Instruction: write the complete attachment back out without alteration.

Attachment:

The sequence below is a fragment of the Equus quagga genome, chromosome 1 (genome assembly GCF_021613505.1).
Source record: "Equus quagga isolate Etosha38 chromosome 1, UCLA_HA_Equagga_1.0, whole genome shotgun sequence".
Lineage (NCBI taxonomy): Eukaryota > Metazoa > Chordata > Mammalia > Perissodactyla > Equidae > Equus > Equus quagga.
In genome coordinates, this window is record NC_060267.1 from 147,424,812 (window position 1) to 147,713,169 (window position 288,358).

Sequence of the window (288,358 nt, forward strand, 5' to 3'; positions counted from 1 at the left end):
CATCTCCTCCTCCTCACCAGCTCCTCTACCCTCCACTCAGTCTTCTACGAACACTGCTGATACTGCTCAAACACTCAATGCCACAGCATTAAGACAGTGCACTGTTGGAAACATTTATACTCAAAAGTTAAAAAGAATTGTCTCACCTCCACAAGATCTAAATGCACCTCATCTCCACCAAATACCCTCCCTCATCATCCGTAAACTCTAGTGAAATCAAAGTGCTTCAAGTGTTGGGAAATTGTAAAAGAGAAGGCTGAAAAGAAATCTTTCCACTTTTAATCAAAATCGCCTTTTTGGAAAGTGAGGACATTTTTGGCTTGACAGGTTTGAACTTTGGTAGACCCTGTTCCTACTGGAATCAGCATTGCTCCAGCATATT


The sequence below is a fragment of the Equus quagga genome, chromosome 1 (genome assembly GCF_021613505.1).
Source record: "Equus quagga isolate Etosha38 chromosome 1, UCLA_HA_Equagga_1.0, whole genome shotgun sequence".
Lineage (NCBI taxonomy): Eukaryota > Metazoa > Chordata > Mammalia > Perissodactyla > Equidae > Equus > Equus quagga.
In genome coordinates, this window is record NC_060267.1 from 147,424,812 (window position 1) to 147,713,169 (window position 288,358).

Sequence of the window (288,358 nt, forward strand, 5' to 3'; positions counted from 1 at the left end):
CATCTCCTCCTCCTCACCAGCTCCTCTACCCTCCACTCAGTCTTCTACGAACACTGCTGATACTGCTCAAACACTCAATGCCACAGCATTAAGACAGTGCACTGTTGGAAACATTTATACTCAAAAGTTAAAAAGAATTGTCTCACCTCCACAAGATCTAAATGCACCTCATCTCCACCAAATACCCTCCCTCATCATCCGTAAACTCTAGTGAAATCAAAGTGCTTCAAGTGTTGGGAAATTGTAAAAGAGAAGGCTGAAAAGAAATCTTTCCACTTTTAATCAAAATCGCCTTTTTGGAAAGTGAGGACATTTTTGGCTTGACAGGTTTGAACTTTGGTAGACCCTGTTCCTACTGGAATCAGCATTGCTCCAGCATATT